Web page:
LOUDON, N.H. -- NASCAR Sprint Cup Series drivers did not seem surprised that no fines or penalties were handed down after officials confiscated unapproved roof flap spacers from 31 teams July 4 at Daytona International Speedway.
Officials seized the unapproved parts from 16 Cup teams before opening practice, and 15 Nationwide teams following that series' first on-track session.
"I think obviously it's a unique situation with so many teams getting involved," Richard Childress Racing driver Kevin Harvick said Friday at New Hampshire Motor Speedway. "If it was something that was really going to matter, I think it probably would have been a different situation. It sounds like it didn't even really matter."
Harvick and his RCR Cup teammates Jeff Burton and Paul Menard were not among those found with the unapproved spacers. The No. 3 NNS team of driver Austin Dillon was also in compliance.
The roof flaps engage when air pressure builds inside the car's cockpit. Installation kits that are provided with the flaps by an outside vendor include the approved spacers, which support the hinge bar of the flaps.
NASCAR Vice President of Competition Robin Pemberton said officials determined the use of the spacers did not compromise the "functionality and safety aspects of the roof flap," and on-track competition "would not be impacted."
Spacers were confiscated from the following Cup teams: Earnhardt Ganassi Racing (No. 1); Richard Petty Motorsports (Nos. 9, 43); Germain Racing (No. 13); Roush Fenway Racing (Nos. 16, 17, 99); Penske Racing (Nos. 2, 22); Joe Gibbs Racing (Nos. 11, 18, 20); Wood Brothers Racing (No. 21); and Michael Waltrip Racing (Nos. 15, 55, 56).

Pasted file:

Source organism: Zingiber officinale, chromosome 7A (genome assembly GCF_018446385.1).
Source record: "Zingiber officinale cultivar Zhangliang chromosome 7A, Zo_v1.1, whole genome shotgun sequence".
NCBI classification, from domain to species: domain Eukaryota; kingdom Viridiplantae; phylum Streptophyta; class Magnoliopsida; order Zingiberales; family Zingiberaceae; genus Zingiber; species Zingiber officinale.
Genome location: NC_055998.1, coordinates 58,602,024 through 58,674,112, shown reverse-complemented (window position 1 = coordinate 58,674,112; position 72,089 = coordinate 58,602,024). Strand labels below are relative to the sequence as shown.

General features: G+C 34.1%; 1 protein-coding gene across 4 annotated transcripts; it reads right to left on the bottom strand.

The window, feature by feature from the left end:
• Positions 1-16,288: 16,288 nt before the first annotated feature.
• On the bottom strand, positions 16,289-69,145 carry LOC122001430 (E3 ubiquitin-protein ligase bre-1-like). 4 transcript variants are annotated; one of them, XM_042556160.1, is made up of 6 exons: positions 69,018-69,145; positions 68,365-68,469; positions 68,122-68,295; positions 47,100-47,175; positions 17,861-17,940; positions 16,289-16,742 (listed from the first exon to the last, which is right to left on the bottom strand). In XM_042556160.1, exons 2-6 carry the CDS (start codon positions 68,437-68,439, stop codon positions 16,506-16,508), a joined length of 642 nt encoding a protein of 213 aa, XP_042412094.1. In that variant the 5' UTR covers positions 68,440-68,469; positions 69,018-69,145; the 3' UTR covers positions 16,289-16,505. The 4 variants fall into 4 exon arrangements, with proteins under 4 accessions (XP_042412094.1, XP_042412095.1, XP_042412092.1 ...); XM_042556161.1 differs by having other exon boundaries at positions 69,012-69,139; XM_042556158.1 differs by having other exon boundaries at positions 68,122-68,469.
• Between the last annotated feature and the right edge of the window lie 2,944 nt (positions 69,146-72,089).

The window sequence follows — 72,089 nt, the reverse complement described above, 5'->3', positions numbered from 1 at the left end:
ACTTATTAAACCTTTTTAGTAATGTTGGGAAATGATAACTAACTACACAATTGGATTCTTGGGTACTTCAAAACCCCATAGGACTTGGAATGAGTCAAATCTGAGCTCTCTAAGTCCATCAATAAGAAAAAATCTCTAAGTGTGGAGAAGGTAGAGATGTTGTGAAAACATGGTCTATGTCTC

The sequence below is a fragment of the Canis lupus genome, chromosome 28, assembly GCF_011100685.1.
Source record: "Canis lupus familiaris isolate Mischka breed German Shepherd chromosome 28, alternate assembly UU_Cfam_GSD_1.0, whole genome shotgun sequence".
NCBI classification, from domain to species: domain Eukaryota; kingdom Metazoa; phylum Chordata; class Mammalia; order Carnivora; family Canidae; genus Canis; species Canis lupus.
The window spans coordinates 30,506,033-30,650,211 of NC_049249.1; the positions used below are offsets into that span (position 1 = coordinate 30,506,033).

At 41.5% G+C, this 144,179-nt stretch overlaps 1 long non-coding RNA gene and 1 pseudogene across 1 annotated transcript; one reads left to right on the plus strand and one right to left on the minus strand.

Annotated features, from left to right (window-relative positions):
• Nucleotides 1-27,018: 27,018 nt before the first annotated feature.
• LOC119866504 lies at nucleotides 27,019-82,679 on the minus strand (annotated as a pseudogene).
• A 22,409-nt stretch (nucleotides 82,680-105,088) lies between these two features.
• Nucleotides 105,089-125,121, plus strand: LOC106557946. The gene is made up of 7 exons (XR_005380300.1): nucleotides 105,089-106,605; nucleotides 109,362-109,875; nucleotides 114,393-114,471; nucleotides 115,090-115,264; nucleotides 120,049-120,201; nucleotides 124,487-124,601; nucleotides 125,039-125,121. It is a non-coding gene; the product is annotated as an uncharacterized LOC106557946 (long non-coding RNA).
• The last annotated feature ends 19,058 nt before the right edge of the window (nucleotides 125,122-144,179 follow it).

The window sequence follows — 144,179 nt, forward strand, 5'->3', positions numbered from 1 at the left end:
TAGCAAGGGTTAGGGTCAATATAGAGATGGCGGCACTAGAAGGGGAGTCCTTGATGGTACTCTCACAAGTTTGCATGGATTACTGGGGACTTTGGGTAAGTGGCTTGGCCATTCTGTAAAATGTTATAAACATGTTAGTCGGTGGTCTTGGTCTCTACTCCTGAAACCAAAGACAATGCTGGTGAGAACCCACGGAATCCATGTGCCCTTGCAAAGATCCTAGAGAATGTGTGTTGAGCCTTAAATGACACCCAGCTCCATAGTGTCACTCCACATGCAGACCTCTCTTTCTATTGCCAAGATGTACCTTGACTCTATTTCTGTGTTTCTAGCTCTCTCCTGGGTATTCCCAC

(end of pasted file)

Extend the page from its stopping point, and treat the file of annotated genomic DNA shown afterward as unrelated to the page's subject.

Defending Cup champion Brad Keselowski, who has lost 31 driver points this season for two separate infractions, said he felt NASCAR officials "nailed this one" with the decision to not penalize teams.
"I stand by what I said before about how the situation was handled," the Penske Racing driver said. At Daytona, Keselowski said the parts in question were replaced and were not used in race conditions.
"I think that's the way they were more traditionally done over the last 10 or 15 years, and I think that model served the sport fairly well," he said at the time.
The decision was also good news for Martin Truex Jr., one of those whose team was affected. Truex also said the number of teams involved likely impacted the decision.
"When you see 31 teams in two garages -- there's probably some miscommunication there, you know?" the MWR driver said. "Usually, if you have a couple of guys with some parts that are illegal, it's different. I wasn't surprised (at the decision) at all."
"I was obviously happy there were no point penalties. We're already had one of those this year, so (I'm) glad they got it fixed and hopefully we won't see that problem again."
Truex was docked six points when his No. 56 Toyota failed post-race inspection for a height violation at Texas earlier this year.
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